Understand the laws of self defense in your state. If you use or even show a gun, your life will change forever. You want to make sure that what you do is absolutely necessary. Learn to smile and thank people when they are nasty to you. Learn to avoid trouble. Learn to walk away when your intuition tells you something is bad. Smile when people cut you off. Thank people for giving you the right of way when you cut them off and they give you the finger. Be a peace maker who always urges reason. Keep your hand away from your gun and your gun out of sight but always position yourself so that if an argument escalates to life threatening violence you can either get away or get your gun.
Never get involved in an argument on the highway. Never stop your car unless required by law to do so such as when there has been an accident. Never argue with someone over fault. Without using the words “I’m sorry,” which admits fault, be consolatory. “Gee, I didn’t see you. Are you OK? Should I get an ambulance? Here is my name and insurance information. Can I have your information so I can give it to my insurance company so they can handle it. That’s what we pay them for. Do you want me to call a tow truck?” You say this showing your phone. You could, of course, just as easily call the police.
If you have a crack pot bothering you in your car, never open the doors. Kept them locked. Never get out of your car. You can always show your license and registration though the window. Remember, your car goes in two directions. You can, and should, drive away from a situation if it starts to turn violent. Go to a police station, a fire station, a hospital or some place where you and the other person knows there will be people with authority. Call for help on your cell phone.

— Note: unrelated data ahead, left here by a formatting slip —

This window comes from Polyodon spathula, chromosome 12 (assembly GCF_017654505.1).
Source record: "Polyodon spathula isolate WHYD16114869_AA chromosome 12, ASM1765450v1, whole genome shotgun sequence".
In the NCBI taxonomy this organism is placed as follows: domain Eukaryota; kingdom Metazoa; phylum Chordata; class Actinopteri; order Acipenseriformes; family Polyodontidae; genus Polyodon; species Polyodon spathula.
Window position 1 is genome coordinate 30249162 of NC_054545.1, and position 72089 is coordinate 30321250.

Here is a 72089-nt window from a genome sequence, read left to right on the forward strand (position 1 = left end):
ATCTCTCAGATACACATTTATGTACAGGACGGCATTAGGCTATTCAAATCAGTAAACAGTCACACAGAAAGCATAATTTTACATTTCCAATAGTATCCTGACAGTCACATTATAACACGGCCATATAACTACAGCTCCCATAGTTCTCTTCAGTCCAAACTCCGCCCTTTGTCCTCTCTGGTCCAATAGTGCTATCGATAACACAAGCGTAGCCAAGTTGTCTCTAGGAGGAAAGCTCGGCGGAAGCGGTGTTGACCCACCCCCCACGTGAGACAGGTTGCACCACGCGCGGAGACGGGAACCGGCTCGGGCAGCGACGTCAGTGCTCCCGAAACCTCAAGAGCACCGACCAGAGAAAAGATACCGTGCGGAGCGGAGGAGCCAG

The old west was, by all accurate accounts, a very polite society. Being polite is being strong. It is being smart. It avoids trouble. Never use threatening words or theatrical words such as, “Go on, make my day.” They sound soooo bad in court. They make you look like a nut. Keep in mind, if you have to use your gun, what you say is apt to become part of the case for or against you. You want to sound as if you made every attempt to avoid trouble.
The world is not a gallery of pop up targets. Do not let your imagination get the best of you. Do not be confrontational. Back away from trouble when you can. Things like cars and TV sets can almost always be replaced. Only use or display a gun if your life or the life of another is in imminent danger and there is no safe way to retreat. If you have the chance, give your assailant every opportunity to leave or change his or her mind.
If the treat is real, do what you must to save a life. The courts will sort things out later. It is an awesome responsibility. You should give it a lot of thought before hand.
This article was reprinted from Women&Guns, Copyright © Karen MacNutt